Gold: Buy On The Dip or Regret it Later

Gold was the beneficiary of a strong rally after the announcement of the open-ended QE3 that pledged to pump $40 billion/month into the economy. But after picking up some steam, the precious metal suffered a rough couple of weeks. October has historically been the worst month for gold over the last 15 years, and this year’s loss of nearly 3.5% for the four week period fell right in line with those expectations [for more gold news and analysis subscribe to our free newsletter].

Now that gold is seemingly correcting, many investors are wondering if the hard asset is at a bargaining point. Peter Schiff seems to think so. The renown investor recently said that “one day we’re going to look back at $1,700 with nostalgia. People are going to be shocked at how inexpensive gold was when it could be snapped up for such a bargain price.” Schiff has been urging investors to buy this commodity for quite some time, as he feels that the next few years could watch it soar to over $5,000 per ounce.

iShares Dow Jones US Home Const. (ETF) (NYSEARCA:ITB)

With analysts calling for a recession next year, inflationary fears and constant dollar debasement, this commodity certainly has a lot going for it. So for those of you who fall under the umbrella of general gold bullishness, the only question you need to answer is when you think a buying opportunity presents itself. Looking back at historical trends, gold has been very strong between November and February, but the precious metal has stumbled out of the gate this month thanks to a stellar jobs report [see alsoInvesting In Gold: The Definitive Guide].

Below, we outline three ways to make a play on gold as the commodity continues to correct.

iShares Gold Trust (NYSEARCA:IAU): The cheapest physical gold ETF, IAU charges 25 basis points for investment and has more than $11.5 billion in total assets. While it is cheaper than the competing GLD, investors should note that IAU represents 1/100th an ounce of gold and SPDR Gold Trust (NYSEARCA:GLD) 1/10th. Assuming penny-wide spreads, that means that investors will be paying more for IAU if they want the same amount of gold exposure as far as ounces of ownership are concerned.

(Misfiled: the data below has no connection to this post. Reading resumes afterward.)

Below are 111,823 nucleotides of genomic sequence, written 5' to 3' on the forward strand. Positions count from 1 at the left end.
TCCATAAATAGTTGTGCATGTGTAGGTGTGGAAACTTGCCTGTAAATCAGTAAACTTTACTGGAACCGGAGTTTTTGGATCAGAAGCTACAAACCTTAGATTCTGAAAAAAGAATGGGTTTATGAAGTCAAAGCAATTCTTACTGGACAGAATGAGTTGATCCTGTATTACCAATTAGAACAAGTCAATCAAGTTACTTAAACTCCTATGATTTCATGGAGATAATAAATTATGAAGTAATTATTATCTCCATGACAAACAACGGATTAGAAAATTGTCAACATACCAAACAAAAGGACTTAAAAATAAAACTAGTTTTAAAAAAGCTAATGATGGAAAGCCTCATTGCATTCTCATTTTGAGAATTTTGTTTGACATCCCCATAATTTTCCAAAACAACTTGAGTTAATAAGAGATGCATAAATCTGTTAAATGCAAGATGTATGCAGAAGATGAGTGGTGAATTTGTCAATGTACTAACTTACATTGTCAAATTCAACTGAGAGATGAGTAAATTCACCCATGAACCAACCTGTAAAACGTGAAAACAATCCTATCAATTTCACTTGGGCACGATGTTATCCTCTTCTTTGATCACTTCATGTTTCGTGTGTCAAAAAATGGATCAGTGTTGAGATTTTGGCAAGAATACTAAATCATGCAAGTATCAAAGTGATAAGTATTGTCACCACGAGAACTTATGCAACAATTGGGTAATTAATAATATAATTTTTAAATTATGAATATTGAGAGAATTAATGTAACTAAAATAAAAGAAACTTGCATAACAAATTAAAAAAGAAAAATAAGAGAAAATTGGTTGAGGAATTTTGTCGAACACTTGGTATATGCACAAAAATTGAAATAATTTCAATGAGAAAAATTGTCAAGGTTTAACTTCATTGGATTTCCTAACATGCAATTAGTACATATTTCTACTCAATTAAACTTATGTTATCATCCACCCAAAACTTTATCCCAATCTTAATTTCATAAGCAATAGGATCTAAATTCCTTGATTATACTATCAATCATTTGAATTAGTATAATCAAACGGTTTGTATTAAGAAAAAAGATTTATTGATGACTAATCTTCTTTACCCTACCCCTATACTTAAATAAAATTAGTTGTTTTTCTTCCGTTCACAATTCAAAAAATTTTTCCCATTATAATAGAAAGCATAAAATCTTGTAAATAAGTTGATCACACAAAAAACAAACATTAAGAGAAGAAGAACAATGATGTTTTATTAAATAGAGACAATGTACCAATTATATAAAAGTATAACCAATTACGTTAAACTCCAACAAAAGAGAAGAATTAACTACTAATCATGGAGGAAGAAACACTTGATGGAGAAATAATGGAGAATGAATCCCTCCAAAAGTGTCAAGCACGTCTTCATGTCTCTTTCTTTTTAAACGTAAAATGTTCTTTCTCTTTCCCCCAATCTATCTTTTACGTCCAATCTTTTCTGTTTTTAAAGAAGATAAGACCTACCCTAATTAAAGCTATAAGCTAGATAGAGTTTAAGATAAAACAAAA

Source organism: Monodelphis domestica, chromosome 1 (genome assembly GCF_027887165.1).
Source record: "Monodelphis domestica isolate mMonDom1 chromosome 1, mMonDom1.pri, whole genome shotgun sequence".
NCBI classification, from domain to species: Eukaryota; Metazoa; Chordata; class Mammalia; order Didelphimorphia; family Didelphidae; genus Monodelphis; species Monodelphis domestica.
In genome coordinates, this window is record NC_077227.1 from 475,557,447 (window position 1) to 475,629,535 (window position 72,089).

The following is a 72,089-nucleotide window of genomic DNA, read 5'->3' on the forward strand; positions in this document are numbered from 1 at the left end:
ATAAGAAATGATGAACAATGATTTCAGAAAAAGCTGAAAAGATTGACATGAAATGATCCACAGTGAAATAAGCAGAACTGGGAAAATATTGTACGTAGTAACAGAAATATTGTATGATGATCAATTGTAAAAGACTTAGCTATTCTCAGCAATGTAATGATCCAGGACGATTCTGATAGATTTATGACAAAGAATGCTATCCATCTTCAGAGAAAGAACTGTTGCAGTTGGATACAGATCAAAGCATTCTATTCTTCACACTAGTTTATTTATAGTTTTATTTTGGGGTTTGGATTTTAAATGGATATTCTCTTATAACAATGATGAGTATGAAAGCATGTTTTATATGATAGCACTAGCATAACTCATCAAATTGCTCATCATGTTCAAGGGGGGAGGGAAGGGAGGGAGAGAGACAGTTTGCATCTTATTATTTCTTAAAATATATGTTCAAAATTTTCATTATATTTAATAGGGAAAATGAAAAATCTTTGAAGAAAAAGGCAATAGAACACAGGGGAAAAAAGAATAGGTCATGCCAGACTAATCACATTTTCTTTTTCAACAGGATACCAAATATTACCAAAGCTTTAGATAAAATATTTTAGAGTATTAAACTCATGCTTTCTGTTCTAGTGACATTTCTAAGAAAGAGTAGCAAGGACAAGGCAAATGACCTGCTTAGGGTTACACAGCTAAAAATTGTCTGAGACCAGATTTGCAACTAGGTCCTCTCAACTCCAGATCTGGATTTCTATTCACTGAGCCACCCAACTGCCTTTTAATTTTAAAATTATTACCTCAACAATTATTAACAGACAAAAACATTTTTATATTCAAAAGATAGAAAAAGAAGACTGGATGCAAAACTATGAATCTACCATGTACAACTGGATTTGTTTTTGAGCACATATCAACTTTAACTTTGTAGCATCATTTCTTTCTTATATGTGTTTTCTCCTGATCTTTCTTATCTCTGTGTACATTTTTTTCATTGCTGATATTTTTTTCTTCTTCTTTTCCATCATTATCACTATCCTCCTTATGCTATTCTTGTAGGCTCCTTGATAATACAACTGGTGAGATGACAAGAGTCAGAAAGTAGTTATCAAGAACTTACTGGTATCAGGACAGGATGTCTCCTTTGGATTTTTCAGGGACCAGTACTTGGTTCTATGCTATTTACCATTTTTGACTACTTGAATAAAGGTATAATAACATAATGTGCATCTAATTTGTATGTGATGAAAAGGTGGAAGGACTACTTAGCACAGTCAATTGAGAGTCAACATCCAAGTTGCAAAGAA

E-TRACS UBS Bloomberg CMCI Gold ETN (UBG): This ETN offers exposure to a basket of gold futures, though it only has $8.7 million in assets. What many investors forget is that physical gold ETPs are taxed as collectibles no matter how long you hold them, so buying GLD or IAU will yield you a handsome 28% capital gains rate even if you held them for multiple years. UBG, on the other hand, will charge just 15% in long-term cap gains taxes, a 13% delta that could make a huge difference on your bottom line returns [see also The Dangerous Sign Jim Rogers Sees For Gold].

Market Vectors Junior Gold Miners (NYSEARCA:GDXJ): One of the most popular mining products out there, GDXJ affords exposure to small-cap gold miners. Though some may prefer its large-cap counterpart Market Vectors Gold Miners (NYSEARCA:GDX), it should be noted that small-cap companies tend to be more of a pure play as some of the larger firms that fall on GDX’s radar also mine silver and other metals.

This article was originally written by Jared Cummans, and posted on CommodityHQ.

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